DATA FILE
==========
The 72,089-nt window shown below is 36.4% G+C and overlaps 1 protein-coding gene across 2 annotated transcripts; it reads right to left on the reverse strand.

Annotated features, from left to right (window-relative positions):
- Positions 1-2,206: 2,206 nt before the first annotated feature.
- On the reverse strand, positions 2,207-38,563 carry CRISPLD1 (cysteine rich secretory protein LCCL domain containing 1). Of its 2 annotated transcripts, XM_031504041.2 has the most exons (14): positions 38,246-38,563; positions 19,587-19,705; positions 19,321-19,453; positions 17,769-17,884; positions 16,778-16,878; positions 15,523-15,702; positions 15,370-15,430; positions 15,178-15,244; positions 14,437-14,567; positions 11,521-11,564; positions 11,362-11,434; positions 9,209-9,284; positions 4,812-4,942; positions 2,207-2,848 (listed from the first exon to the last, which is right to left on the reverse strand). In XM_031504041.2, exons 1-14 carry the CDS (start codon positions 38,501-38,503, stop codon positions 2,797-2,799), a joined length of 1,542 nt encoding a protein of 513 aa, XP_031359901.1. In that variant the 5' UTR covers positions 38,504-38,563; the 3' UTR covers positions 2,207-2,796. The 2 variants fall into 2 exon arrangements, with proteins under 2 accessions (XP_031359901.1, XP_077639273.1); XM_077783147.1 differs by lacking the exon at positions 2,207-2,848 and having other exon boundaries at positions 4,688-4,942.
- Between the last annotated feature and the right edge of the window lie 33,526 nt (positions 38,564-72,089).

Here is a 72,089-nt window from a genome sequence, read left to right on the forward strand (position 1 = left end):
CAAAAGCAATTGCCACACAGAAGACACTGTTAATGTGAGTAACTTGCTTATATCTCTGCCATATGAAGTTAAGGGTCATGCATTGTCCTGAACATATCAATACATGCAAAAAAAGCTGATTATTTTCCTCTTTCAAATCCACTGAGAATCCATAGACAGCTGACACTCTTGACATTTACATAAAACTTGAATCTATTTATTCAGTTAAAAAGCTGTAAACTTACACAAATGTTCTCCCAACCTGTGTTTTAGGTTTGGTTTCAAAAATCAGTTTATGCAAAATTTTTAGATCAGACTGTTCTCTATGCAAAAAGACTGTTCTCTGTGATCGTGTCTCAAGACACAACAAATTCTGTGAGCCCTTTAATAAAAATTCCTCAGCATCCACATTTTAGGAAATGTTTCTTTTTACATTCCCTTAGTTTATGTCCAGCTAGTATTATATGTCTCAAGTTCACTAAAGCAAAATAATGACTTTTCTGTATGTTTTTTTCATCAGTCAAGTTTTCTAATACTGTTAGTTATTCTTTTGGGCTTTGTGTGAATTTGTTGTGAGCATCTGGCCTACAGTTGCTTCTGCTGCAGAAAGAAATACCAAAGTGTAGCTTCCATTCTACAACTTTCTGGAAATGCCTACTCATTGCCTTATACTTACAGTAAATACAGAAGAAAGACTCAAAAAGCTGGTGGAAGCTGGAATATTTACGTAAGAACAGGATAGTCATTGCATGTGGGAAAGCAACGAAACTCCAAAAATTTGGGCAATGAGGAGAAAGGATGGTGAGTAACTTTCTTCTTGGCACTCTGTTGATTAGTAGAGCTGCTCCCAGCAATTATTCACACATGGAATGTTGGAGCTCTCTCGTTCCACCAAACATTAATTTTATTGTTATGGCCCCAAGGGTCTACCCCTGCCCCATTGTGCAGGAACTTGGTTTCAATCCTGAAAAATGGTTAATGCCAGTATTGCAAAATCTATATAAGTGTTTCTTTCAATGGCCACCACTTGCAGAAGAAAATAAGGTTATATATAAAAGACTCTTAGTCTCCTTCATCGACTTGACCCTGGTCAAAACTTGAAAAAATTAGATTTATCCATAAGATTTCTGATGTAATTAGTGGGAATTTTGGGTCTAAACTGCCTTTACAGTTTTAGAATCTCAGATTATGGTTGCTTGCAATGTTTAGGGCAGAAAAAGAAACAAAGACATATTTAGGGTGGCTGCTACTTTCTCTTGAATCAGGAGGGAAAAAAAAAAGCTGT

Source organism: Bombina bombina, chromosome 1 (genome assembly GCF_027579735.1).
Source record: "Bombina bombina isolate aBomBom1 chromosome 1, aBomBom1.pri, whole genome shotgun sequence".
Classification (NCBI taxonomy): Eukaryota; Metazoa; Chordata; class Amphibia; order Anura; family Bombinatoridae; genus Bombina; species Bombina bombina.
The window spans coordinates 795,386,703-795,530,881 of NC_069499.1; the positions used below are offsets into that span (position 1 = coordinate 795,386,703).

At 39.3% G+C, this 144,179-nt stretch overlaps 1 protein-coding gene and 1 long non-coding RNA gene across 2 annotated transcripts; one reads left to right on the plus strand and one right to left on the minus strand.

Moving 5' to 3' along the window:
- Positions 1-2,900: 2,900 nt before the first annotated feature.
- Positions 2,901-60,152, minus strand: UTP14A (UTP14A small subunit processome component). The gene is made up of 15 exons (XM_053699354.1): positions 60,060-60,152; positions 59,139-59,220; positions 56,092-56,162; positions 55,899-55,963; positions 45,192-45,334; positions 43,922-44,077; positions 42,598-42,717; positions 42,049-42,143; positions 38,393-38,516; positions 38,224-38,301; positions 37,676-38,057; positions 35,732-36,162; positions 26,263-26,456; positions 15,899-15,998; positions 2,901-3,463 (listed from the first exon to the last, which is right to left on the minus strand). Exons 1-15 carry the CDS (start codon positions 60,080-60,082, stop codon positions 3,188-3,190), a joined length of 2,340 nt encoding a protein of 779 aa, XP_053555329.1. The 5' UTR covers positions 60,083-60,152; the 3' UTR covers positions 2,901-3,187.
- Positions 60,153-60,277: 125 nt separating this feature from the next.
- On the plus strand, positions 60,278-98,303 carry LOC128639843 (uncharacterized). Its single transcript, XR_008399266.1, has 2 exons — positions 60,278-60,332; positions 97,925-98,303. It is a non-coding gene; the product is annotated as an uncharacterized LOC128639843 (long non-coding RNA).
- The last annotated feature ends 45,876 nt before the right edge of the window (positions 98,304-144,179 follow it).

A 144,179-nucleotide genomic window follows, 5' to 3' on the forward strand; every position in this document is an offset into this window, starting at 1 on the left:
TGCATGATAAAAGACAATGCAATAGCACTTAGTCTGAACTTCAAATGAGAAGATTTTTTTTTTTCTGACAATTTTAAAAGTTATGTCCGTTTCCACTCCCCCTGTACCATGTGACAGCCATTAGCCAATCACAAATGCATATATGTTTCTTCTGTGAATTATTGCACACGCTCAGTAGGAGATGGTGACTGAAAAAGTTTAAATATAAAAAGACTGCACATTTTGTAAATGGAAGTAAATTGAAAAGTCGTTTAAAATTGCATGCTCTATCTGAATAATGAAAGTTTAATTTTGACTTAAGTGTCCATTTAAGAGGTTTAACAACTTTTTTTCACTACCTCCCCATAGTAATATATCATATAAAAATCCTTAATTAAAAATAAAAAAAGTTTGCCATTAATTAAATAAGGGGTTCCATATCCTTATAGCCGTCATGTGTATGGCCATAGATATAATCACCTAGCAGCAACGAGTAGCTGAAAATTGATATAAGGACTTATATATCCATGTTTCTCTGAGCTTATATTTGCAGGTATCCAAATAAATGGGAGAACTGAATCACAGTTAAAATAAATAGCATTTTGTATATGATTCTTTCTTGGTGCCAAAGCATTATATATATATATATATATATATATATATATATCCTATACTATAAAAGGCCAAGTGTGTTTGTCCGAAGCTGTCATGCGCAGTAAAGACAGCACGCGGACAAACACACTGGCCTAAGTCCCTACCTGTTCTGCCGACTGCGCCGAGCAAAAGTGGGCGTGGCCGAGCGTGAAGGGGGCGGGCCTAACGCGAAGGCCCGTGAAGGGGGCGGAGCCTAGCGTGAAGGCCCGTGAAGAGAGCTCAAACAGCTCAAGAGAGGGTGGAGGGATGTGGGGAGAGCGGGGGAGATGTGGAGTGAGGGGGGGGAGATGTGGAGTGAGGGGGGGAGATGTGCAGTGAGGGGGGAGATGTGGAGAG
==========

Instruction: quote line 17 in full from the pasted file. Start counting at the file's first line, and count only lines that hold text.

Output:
- On the plus strand, positions 60,278-98,303 carry LOC128639843 (uncharacterized). Its single transcript, XR_008399266.1, has 2 exons — positions 60,278-60,332; positions 97,925-98,303. It is a non-coding gene; the product is annotated as an uncharacterized LOC128639843 (long non-coding RNA).